Are You Confident of the Diagnosis?
What you should be alert for in the history
The onset of a morbilliform eruption (MDE; also known as exanthematous or maculopapular drug eruption) typically occurs within 7 to 10 days after the initiation of the culprit drug. Occasionally a 14-day window has been noted. On rechallenge with a drug that the patient has been sensitized to in the past, the eruption may occur within 24 hours.
Characteristic findings on physical examination
Initially, there are erythematous blanching macules and papules, which may coalesce to form larger macules and plaques. The term “morbilliform” connotes a measles-like: the rash of measles is classically described as having macules that are 3 to 4 mm in size that coalesce. MDE is usually itchy.
The eruption usually begins on the trunk and upper extremities and progresses caudally. It is usually symmetric. Confluence and severity is worst in dependent areas, such as the back in hospitalized patients (Figure 1). The face may be involved, but mucous membranes are typically spared. Petechiae and macular purpura may be seen on the legs. This occurs secondary to hemostatic pressure that is typically maximal on the legs.
As MDE resolves, it begins to look dusky and violaceous. A targetoid appearance to plaques and macules may be noted at this stage. A postinflammatory fine desquamation may also be seen.
Expected results of diagnostic studies
The diagnosis is made based on the typical clinical appearance in concert with an appropriate drug history and the absence of systemic involvement. In typical cases, a biopsy is not required. However, histopathologic specimens that are performed in cases where a differential diagnosis exists will show epidermal changes, including small areas of spongiosis, which may or may not arise above areas of vacuolar change of the basal layer. A few apoptotic keratinocytes and focal parakeratosis may be found.
In the dermis, there is a lymphocytic infiltrate with eosinophils. There may be vascular dilatation and mild edema in the upper dermis. In a recent series, eosinophils were seen in 50% of cases, and an interface dermatitis in 53%.
The following conditions should be considered in the differential diagnosis:
Viral exanthems. The history of upper respiratory tract symptoms and the presence of a lymphocytosis or lymhopenia on the white blood cell differential count (as opposed to an eosinophilia) point one towards a viral etiology.
Toxin-mediated erythemas, such as toxic shock syndrome and Strep toxic shock-like syndrome may present with an eruption that resembles MDE. These patients are typically sicker, with a high fever, and hypotension.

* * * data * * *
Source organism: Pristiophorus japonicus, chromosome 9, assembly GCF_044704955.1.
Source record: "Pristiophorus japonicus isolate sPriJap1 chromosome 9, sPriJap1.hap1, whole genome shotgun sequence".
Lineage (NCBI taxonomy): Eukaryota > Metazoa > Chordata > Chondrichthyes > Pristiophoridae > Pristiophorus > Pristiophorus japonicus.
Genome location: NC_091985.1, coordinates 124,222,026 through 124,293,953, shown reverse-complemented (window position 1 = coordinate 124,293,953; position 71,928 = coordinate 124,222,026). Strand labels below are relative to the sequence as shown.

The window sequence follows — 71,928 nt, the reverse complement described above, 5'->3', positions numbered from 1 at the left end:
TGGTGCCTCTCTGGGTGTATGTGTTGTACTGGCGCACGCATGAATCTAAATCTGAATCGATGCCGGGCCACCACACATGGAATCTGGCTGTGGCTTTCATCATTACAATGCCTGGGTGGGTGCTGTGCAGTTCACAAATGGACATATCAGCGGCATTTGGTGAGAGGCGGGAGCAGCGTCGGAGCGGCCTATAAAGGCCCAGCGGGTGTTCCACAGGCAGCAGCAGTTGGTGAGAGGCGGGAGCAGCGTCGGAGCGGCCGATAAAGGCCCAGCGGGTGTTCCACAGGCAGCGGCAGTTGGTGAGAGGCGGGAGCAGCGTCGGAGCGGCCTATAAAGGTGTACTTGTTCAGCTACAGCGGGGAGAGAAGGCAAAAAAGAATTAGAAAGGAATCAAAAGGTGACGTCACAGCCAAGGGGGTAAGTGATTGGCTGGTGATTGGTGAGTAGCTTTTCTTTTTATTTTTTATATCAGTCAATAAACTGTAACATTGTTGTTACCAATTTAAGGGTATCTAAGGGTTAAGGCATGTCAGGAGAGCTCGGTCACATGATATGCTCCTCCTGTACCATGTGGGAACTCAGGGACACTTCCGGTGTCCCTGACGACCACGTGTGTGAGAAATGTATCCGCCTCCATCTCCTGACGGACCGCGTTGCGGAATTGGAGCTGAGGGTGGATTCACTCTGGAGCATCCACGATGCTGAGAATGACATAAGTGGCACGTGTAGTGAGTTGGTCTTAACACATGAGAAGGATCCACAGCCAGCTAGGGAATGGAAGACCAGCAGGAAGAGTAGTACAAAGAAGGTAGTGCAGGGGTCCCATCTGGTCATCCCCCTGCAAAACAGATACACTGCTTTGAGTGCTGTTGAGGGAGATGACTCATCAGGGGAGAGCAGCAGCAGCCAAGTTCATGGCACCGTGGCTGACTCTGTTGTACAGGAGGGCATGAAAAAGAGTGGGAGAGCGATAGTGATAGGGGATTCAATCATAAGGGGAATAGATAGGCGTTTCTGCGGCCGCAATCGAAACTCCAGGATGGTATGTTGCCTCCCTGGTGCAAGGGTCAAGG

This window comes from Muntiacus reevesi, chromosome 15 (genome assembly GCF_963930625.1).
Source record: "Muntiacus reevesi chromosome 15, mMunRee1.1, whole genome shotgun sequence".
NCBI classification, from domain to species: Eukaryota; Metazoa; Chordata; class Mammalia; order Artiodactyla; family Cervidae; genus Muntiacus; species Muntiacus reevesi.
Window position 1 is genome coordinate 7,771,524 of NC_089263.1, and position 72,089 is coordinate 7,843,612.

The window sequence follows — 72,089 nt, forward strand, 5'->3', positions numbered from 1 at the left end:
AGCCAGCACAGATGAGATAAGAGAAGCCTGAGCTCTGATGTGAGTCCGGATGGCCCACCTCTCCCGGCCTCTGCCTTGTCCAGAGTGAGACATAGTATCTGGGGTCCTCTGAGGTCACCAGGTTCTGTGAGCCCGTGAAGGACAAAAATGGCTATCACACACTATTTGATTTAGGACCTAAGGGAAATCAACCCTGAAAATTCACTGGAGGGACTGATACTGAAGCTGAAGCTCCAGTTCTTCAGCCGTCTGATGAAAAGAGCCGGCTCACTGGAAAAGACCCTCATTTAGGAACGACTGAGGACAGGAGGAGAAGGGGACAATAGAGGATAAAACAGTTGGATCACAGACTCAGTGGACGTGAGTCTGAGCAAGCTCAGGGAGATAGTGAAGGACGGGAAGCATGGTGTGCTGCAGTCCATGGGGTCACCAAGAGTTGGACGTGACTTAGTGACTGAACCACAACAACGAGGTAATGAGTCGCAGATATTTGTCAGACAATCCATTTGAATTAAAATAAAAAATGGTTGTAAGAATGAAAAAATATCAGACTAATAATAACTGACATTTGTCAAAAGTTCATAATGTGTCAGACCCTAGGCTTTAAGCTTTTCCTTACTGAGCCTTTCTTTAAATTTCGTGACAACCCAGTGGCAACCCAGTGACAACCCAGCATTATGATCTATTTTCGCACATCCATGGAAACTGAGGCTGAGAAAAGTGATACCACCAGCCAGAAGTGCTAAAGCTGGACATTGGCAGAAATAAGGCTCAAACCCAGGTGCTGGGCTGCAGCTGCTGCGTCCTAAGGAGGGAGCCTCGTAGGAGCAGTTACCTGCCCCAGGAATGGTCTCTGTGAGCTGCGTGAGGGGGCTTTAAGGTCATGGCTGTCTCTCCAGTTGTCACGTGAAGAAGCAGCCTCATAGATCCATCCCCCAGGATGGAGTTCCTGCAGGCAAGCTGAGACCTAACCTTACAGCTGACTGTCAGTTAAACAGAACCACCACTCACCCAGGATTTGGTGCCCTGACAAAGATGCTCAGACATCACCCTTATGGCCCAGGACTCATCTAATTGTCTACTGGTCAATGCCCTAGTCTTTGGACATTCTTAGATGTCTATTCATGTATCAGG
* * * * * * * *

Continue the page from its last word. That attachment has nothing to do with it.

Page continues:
Acute graft-versus host-disease (GVHD). This diagnosis is made in the setting of a recent bone marrow or stem cell transplant and in the absence of a drug culprit. Often, however, these patients have been on multiple drugs, which complicate the clinical picture. The presence of symptoms and signs that suggest GVHD, such as diarrhea, and liver function abnormalities should be looked for. Skin biopsy may be helpful in that acute GVHD may manifest satellite cell necrosis. However, this is not always seen.
Stevens-Johnson syndrome (SJS)/toxic epidermal necrolysis (TEN). The initial lesions of SJS and TEN are described as purpuric or necrotic macules and targetoid lesions. These patients are normally systemically ill with a fever. Skin pain is a feature, as opposed to itch that accompanies MDE. Occasionally, duskiness may be seen in the resolving phases of MDE- here, the areas are not tender.
Scarlet fever. A sandpaper-like eruption accompanies a sore throat and fever. Antibiotics against group A Streptococcus should be administered. Scarlatiniform eruptions, such as Kawasaki syndrome should also be considered. In these patients, a prolonged fever accompanies the rash, cervical lymphadenopathy, oral mucous membrane involvement and/or conjunctival injection.
Who is at Risk for Developing this Disease?
Drug eruptions have been reported to occur in 2 to 3% of hospitalized patients. MDE was noted to be the most common drug eruption in these patients in a systematic review in 2001. The rates varied between 73% and 91% of all drug eruptions. There is a higher risk of all drug eruptions in the HIV-positive population and in women.
What is the Cause of the Disease?
A multitude of drugs have been implicated in MDE. Antibiotics (most commonly beta-lactams, sulphonamides, quinolones), anticonvulsants (phenytion, cabamazepine, lamotrigine), non-steroidal anti-inflammatory drugs (NSAIDs) and allopurinol are common culprits. Antiretroviral agents, such as the protease inhibitors, emtricitabine and tenofovir, and tealprevir for hepatitis C infection have also been reported to induce MDE.